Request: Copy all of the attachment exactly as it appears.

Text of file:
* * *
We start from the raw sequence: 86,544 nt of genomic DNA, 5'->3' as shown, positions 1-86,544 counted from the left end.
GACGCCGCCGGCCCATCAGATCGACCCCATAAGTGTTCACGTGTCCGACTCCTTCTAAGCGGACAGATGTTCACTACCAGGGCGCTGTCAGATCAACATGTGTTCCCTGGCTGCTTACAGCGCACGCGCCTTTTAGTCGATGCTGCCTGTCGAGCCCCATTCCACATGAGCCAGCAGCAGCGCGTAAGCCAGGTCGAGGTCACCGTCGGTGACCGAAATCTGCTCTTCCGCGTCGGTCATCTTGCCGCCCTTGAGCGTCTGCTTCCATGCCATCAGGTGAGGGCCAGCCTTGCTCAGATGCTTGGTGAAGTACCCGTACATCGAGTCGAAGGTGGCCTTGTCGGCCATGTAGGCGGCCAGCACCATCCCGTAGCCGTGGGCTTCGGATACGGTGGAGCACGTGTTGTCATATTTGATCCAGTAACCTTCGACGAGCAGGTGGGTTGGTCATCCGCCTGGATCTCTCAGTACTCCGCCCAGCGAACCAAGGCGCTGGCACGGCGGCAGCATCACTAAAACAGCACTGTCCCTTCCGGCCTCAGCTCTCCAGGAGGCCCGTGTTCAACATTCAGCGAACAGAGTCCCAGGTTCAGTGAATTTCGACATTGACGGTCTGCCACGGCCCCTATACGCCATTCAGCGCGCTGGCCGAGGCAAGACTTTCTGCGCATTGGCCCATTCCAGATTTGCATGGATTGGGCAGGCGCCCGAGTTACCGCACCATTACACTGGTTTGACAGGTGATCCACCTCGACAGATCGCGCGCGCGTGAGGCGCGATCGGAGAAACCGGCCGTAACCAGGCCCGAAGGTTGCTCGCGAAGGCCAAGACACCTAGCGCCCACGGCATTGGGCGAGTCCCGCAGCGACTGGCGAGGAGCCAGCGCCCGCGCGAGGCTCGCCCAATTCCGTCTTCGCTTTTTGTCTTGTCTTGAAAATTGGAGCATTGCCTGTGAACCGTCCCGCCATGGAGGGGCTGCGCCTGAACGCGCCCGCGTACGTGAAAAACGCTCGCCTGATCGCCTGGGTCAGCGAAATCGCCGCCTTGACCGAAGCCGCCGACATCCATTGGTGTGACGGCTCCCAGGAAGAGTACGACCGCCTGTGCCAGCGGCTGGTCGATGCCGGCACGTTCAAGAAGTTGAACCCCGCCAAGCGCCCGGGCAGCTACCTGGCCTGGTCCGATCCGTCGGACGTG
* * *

We start from the raw sequence: 86,544 nt of genomic DNA, 5'->3' as shown, positions 1-86,544 counted from the left end.
GACGCCGCCGGCCCATCAGATCGACCCCATAAGTGTTCACGTGTCCGACTCCTTCTAAGCGGACAGATGTTCACTACCAGGGCGCTGTCAGATCAACATGTGTTCCCTGGCTGCTTACAGCGCACGCGCCTTTTAGTCGATGCTGCCTGTCGAGCCCCATTCCACATGAGCCAGCAGCAGCGCGTAAGCCAGGTCGAGGTCACCGTCGGTGACCGAAATCTGCTCTTCCGCGTCGGTCATCTTGCCGCCCTTGAGCGTCTGCTTCCATGCCATCAGGTGAGGGCCAGCCTTGCTCAGATGCTTGGTGAAGTACCCGTACATCGAGTCGAAGGTGGCCTTGTCGGCCATGTAGGCGGCCAGCACCATCCCGTAGCCGTGGGCTTCGGATACGGTGGAGCACGTGTTGTCATATTTGATCCAGTAACCTTCGACGAGCAGGTGGGTTGGTCATCCGCCTGGATCTCTCAGTACTCCGCCCAGCGAACCAAGGCGCTGGCACGGCGGCAGCATCACTAAAACAGCACTGTCCCTTCCGGCCTCAGCTCTCCAGGAGGCCCGTGTTCAACATTCAGCGAACAGAGTCCCAGGTTCAGTGAATTTCGACATTGACGGTCTGCCACGGCCCCTATACGCCATTCAGCGCGCTGGCCGAGGCAAGACTTTCTGCGCATTGGCCCATTCCAGATTTGCATGGATTGGGCAGGCGCCCGAGTTACCGCACCATTACACTGGTTTGACAGGTGATCCACCTCGACAGATCGCGCGCGCGTGAGGCGCGATCGGAGAAACCGGCCGTAACCAGGCCCGAAGGTTGCTCGCGAAGGCCAAGACACCTAGCGCCCACGGCATTGGGCGAGTCCCGCAGCGACTGGCGAGGAGCCAGCGCCCGCGCGAGGCTCGCCCAATTCCGTCTTCGCTTTTTGTCTTGTCTTGAAAATTGGAGCATTGCCTGTGAACCGTCCCGCCATGGAGGGGCTGCGCCTGAACGCGCCCGCGTACGTGAAAAACGCTCGCCTGATCGCCTGGGTCAGCGAAATCGCCGCCTTGACCGAAGCCGCCGACATCCATTGGTGTGACGGCTCCCAGGAAGAGTACGACCGCCTGTGCCAGCGGCTGGTCGATGCCGGCACGTTCAAGAAGTTGAACCCCGCCAAGCGCCCGGGCAGCTACCTGGCCTGGTCCGATCCGTCGGACGTG